Last March, the Lexington Art League invited us to Kentucky to participate in a brand new project called “Luminosity.” And so began preparations for NEW MOON, an interactive outdoor moon sculpture soon to be installed in Triangle Park in Lexington, Kentucky.
A sister piece to SOLAR FLARE, NEW MOON is the third in our evolving Celestial Series. While plans for NEW MOON have changed and evolved dramatically since its initial conception, the essentials remain the same: 5,000 – 6,000 ornamental incandescent light bulbs provide a diffusion layer for a very bright, white light. The light itself rotates slowly in response to the people surrounding it. Depending on the specific perspective of each viewer, the light on the surface of the sculpture appears to move through different phases in the moon’s monthly rotation. NEW MOON is about change, time, and the materiality of light. It’s also a simple, beautiful and shiny object that’s familiar to anybody, anywhere in the world.
But I’m getting ahead of myself – this blog is after all, intended to be a document of processes, ideas, and phases of each light work we create, complete with bumps, bruises, mistakes and miscalculations…
We arrived in Kentucky during the “polar vortex.” Our first flight (through Chicago) was delayed many hours and then cancelled altogether (a mild disappointment, as it would have been lovely to pop in at Progress Bar and check on CLOUD CEILING and the Progress gang). When we finally made it to Lexington, it was cold and dark. But Becky Alley (Lexington Art League’s Curator) and Kelley Karbowicz (LAL’s Event Coordinator) were there to greet us and introduce us to the city. From that moment on we knew that Lexington would be a surprising and fascinating place to be.
The Lexington Art League is based out of Loudoun House, a stately old mansion set into a public park off Castlewood Drive. Built in 1850, Loudoun House is officially owned by the City of Lexington, who rent the building to LAL for a nominal fee. Our second Kentucky installation (part of the Luminosity exhibition) will be housed in the Pink Room inside Loudoun House in February.
In other places, the slogan “Art for Everyone” might seem pandering or insincere, but in our brief experience with Lexington, it’s become increasingly evident that this is a city that believes in the community of art. The type of work supported by LAL isn’t impeded by accessibility – it’s accentuated by it.
Recently, there was a project here called the Lexington Tattoo Project where local artists Kremena Todorova and Kurt Gohde commissioned the creation of a poetic love letter to Lexington, and invited members of the community to tattoo words or passages from the poem onto their bodies. The response was incredible, and hundreds of local people signed up for tattoos, together creating a living rendition of the poem.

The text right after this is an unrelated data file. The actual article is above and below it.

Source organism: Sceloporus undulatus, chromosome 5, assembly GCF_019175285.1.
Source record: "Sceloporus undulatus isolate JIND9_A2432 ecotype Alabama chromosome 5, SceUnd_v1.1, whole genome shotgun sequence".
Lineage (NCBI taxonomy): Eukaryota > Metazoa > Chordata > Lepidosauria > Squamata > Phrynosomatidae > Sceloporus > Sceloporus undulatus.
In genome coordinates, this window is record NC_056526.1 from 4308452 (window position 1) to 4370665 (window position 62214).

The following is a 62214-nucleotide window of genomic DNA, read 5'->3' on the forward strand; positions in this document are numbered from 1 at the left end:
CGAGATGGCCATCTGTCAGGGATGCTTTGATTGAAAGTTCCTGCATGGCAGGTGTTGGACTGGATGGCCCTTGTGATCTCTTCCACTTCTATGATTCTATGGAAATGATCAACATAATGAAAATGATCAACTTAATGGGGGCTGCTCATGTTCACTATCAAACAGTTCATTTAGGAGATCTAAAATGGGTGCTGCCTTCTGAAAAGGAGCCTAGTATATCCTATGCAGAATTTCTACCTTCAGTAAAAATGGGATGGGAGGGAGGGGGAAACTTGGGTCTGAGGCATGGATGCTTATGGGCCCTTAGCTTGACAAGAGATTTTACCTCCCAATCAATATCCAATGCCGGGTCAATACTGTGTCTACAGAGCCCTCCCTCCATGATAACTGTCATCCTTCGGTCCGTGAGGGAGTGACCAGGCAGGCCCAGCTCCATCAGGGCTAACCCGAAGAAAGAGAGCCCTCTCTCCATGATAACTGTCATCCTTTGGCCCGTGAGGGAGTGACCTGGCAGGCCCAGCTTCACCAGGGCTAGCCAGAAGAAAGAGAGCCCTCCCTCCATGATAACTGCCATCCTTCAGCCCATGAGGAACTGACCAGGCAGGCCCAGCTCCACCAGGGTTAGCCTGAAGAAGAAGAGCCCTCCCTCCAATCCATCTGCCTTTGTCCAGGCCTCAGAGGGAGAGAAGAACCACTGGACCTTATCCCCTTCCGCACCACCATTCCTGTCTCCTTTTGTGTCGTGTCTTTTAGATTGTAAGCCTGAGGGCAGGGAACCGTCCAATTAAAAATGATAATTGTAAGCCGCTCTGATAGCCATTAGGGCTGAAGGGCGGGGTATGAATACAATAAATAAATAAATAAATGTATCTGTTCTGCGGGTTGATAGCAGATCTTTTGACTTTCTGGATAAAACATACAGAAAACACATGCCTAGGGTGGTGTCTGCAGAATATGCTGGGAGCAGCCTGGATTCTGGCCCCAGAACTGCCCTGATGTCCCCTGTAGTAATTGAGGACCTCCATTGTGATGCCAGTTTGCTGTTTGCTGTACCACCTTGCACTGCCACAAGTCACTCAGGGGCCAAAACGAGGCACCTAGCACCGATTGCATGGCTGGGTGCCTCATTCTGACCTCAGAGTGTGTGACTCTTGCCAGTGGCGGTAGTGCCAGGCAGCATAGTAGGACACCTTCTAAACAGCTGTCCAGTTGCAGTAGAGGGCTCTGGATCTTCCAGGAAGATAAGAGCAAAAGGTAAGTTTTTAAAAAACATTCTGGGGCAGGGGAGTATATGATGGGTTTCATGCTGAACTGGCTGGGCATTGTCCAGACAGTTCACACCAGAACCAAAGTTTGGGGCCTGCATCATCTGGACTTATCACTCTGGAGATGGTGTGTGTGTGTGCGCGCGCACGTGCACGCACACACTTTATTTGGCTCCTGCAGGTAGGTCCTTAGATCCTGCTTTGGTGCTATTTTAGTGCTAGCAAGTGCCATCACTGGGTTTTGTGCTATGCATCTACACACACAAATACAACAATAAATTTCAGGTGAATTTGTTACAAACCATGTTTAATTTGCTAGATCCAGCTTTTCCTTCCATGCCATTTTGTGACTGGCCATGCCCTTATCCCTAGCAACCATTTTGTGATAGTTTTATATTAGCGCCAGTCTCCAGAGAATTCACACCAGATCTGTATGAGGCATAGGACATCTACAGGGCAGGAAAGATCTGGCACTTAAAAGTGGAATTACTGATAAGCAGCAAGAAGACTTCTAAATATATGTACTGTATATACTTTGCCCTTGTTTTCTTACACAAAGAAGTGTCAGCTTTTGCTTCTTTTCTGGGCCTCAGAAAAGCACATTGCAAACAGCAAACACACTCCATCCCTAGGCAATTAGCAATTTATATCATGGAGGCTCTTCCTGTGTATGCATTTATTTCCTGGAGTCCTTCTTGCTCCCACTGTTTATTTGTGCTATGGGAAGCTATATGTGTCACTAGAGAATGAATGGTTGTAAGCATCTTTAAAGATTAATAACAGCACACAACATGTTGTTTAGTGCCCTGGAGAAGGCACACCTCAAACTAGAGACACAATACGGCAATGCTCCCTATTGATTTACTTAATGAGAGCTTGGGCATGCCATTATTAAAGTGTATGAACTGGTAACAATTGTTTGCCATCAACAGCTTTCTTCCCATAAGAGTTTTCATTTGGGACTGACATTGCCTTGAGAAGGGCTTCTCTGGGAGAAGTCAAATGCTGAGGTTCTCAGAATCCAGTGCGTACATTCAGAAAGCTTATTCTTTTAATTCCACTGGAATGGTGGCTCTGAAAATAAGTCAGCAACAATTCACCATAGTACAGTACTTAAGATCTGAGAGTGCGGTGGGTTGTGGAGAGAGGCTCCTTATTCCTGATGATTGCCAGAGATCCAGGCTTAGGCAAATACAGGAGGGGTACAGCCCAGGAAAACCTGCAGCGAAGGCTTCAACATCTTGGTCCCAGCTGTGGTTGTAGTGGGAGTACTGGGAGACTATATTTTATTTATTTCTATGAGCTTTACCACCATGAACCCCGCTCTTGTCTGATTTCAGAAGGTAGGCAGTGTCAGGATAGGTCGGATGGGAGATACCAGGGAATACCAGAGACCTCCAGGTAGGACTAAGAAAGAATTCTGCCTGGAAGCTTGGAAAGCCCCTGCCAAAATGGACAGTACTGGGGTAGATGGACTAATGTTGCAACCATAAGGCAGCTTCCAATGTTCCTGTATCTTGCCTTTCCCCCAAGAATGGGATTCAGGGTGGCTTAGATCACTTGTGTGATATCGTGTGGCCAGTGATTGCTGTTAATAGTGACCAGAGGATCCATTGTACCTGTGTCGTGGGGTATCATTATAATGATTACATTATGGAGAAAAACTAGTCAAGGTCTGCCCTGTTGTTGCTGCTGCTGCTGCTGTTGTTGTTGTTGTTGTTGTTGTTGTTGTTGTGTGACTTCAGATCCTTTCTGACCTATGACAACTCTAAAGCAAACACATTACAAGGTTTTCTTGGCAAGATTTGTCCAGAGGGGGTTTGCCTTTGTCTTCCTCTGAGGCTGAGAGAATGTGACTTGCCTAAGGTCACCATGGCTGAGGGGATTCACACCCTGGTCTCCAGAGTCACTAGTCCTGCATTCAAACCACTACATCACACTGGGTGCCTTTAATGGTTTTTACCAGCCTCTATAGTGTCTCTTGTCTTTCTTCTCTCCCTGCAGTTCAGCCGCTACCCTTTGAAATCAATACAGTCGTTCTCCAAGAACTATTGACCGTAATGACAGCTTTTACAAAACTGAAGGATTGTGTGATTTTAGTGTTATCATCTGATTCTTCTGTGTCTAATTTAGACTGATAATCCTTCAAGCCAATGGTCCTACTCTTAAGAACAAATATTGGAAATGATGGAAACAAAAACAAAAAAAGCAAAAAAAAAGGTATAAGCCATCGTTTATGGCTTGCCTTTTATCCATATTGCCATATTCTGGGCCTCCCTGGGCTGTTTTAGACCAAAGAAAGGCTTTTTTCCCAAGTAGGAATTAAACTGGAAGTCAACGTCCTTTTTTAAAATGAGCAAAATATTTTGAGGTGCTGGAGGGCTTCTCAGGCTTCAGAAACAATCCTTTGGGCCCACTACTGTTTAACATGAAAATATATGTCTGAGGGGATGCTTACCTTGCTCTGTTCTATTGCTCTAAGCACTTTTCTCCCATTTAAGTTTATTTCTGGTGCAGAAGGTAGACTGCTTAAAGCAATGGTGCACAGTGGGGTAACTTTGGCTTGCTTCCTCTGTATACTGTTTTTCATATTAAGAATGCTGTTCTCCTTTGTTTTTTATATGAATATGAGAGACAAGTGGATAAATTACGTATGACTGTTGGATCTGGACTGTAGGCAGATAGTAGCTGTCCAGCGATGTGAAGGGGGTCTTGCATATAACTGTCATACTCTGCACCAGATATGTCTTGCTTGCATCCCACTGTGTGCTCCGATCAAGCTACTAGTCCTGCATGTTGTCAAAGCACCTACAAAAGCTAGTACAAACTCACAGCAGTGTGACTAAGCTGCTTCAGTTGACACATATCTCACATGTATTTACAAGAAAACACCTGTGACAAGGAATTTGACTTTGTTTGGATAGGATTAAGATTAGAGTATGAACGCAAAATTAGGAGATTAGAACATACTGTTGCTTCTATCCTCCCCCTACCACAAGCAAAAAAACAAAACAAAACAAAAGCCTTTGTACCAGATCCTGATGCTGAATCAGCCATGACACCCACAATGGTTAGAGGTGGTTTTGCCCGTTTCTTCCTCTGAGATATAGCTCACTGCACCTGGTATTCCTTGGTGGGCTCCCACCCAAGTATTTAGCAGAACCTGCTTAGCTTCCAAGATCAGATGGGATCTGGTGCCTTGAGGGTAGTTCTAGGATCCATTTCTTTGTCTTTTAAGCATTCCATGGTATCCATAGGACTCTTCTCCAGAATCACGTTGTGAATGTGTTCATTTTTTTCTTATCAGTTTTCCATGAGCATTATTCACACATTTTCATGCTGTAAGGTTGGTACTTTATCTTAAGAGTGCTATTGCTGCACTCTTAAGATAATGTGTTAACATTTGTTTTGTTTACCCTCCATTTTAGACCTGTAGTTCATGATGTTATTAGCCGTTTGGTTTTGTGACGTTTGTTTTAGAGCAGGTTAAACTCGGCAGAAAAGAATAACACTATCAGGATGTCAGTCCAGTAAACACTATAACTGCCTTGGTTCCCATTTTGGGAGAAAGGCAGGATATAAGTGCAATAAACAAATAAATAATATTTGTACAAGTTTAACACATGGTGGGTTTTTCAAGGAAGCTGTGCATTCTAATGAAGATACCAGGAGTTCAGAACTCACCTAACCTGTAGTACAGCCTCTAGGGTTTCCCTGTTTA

Not every city has this sort of participatory vibe. In fact, from our experience, very few cities have catalyzed the inclusivity and communal interest of Lexington. Perhaps this is why Becky invited us in the first place – CLOUD, in its most pure form was about community, interactivity, and collectivity. NEW MOON began with the same origin – collecting donated burnt out light bulbs to create an interactive piece from beginning to end.
By the time we even showed up in Lexington, LAL had collected probably around 2,000-3,000 burnt out light bulbs. This is the most burnt out bulbs ever collected for us, with the exception of the first CLOUD project in Calgary (our own home turf!) and we were immensely impressed with the efforts of LAL.
The second awesome thing they did for us was to hook us up with BCTC – Bluegrass Community and Technical College – via Shawn Gannon, a local welding instructor and metal sculptor who is one of the raddest (and fanciest) dudes of all time.
BCTC has an awesome metal shop, fully equipped with all the necessary metal-working materials to make any sculptor’s wildest dreams come true. Shawn himself has years of experience and a heart of gold. Between the two, LAL placed us into the best hands imaginable.
Over the past few weeks we’ve begun to understand how art and southern hospitality can work together hand-in-hand. Thank you to the LAL team + interns, the BCTC cool cats, and all the awesome Lexingtoners who donated light bulbs. Stay tuned for updates soon!